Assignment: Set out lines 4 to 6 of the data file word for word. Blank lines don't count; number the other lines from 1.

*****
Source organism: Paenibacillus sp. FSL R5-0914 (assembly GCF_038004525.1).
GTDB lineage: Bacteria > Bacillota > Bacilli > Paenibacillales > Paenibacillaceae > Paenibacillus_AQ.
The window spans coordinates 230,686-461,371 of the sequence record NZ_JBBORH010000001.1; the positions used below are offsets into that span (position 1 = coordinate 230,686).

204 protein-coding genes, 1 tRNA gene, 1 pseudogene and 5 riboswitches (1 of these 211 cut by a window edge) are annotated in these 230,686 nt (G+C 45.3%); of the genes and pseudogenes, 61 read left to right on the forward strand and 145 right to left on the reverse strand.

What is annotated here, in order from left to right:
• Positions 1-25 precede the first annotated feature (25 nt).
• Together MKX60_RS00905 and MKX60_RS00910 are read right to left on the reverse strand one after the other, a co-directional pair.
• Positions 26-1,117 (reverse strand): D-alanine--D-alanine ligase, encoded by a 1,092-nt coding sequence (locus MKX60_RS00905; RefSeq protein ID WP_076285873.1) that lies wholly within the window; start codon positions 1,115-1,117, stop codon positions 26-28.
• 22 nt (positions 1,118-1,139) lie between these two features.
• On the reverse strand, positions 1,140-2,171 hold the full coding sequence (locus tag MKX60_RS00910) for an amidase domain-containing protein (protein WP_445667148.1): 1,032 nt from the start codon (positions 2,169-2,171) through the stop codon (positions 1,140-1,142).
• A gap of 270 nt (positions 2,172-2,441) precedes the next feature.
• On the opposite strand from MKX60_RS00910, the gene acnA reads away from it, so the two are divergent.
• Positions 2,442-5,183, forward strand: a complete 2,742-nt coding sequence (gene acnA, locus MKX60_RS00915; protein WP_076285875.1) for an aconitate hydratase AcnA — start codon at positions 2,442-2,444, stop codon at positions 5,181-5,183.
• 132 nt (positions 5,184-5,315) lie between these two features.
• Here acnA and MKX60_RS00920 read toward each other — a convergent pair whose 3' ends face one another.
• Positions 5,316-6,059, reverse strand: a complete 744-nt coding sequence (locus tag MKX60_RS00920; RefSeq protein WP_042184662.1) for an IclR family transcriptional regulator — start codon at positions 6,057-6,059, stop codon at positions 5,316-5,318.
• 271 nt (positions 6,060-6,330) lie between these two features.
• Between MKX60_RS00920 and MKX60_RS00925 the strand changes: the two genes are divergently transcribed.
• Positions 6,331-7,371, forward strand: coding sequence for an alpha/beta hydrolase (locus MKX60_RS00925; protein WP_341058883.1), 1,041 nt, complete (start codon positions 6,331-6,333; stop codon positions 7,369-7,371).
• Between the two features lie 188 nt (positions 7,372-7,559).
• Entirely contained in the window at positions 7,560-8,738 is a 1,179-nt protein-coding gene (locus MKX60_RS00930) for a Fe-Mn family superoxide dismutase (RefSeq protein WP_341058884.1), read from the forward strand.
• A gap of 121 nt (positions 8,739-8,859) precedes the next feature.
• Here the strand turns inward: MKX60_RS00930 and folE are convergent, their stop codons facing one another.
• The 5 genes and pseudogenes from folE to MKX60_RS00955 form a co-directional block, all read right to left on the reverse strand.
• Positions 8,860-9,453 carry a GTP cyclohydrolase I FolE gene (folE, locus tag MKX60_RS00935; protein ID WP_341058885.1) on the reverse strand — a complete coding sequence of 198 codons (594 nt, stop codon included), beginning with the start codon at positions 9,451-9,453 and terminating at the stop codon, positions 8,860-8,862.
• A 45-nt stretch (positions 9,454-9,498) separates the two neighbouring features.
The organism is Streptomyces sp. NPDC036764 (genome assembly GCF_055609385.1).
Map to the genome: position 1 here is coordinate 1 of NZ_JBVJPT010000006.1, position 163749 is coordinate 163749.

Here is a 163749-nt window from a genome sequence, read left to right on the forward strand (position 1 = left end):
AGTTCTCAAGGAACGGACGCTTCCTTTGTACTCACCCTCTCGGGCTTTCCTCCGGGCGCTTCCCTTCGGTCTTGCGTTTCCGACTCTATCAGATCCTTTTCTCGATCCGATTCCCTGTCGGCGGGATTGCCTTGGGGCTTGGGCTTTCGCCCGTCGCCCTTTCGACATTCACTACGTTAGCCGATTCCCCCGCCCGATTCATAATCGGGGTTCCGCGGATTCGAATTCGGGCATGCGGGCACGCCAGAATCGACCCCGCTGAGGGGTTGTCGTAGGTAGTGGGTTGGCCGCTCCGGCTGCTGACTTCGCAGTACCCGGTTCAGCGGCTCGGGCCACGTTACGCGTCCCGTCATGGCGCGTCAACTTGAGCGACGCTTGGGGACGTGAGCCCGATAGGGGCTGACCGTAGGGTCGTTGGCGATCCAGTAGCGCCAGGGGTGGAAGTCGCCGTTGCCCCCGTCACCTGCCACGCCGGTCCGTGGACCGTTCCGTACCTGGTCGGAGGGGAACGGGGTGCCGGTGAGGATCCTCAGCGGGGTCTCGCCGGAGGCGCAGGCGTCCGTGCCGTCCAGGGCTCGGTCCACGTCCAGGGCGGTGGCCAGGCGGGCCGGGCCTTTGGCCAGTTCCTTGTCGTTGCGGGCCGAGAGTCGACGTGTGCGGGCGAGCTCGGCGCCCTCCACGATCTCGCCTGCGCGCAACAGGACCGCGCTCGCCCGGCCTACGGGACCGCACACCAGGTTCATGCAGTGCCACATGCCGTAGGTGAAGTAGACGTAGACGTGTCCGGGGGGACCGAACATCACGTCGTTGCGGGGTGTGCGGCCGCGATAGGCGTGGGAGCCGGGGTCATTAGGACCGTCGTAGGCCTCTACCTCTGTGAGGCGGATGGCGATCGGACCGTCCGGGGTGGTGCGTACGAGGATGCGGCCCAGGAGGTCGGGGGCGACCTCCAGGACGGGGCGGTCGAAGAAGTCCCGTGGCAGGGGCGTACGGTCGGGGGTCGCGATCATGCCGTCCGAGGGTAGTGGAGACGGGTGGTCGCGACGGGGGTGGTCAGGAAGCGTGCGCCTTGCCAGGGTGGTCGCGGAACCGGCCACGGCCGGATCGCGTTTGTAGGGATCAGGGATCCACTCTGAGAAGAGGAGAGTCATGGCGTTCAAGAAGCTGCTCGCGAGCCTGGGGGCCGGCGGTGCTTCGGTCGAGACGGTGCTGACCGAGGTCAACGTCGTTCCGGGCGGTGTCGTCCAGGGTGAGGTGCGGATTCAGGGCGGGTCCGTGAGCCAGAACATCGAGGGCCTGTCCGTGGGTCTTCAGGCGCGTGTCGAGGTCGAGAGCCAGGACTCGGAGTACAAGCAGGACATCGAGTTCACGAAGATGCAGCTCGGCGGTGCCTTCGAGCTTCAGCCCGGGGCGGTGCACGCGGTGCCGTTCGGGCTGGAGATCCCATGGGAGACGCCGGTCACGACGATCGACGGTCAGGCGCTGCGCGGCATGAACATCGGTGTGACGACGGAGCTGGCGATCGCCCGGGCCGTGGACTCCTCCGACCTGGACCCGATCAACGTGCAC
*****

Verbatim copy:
204 protein-coding genes, 1 tRNA gene, 1 pseudogene and 5 riboswitches (1 of these 211 cut by a window edge) are annotated in these 230,686 nt (G+C 45.3%); of the genes and pseudogenes, 61 read left to right on the forward strand and 145 right to left on the reverse strand.

What is annotated here, in order from left to right:
• Positions 1-25 precede the first annotated feature (25 nt).